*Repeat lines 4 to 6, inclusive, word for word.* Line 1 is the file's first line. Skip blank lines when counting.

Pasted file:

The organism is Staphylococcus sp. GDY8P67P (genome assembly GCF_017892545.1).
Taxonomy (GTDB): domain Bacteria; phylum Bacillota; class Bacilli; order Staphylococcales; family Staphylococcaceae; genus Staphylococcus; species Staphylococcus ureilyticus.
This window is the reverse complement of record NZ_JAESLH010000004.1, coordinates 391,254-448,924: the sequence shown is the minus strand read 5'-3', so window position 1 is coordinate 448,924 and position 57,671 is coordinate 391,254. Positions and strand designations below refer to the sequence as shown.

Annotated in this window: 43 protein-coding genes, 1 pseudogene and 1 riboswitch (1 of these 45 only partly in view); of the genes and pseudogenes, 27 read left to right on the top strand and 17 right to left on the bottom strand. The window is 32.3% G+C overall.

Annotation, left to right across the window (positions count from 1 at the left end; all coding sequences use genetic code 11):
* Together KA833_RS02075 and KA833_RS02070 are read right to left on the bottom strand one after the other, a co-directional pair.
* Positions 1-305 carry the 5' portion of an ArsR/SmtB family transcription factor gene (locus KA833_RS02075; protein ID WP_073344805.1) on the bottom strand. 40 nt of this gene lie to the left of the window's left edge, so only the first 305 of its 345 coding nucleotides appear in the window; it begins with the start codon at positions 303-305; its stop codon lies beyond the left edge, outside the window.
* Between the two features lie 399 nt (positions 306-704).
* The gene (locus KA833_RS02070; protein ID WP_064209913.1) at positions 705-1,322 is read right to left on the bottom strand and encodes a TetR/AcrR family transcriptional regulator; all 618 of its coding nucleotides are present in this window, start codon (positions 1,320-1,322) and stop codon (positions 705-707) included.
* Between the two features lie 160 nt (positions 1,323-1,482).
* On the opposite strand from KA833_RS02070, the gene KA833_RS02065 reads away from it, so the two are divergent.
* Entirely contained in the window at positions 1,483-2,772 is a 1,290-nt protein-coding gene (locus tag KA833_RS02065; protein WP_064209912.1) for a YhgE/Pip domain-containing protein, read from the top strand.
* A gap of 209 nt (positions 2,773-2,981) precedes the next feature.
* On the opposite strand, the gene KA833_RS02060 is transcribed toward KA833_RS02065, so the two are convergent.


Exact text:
Annotated in this window: 43 protein-coding genes, 1 pseudogene and 1 riboswitch (1 of these 45 only partly in view); of the genes and pseudogenes, 27 read left to right on the top strand and 17 right to left on the bottom strand. The window is 32.3% G+C overall.

Annotation, left to right across the window (positions count from 1 at the left end; all coding sequences use genetic code 11):
* Together KA833_RS02075 and KA833_RS02070 are read right to left on the bottom strand one after the other, a co-directional pair.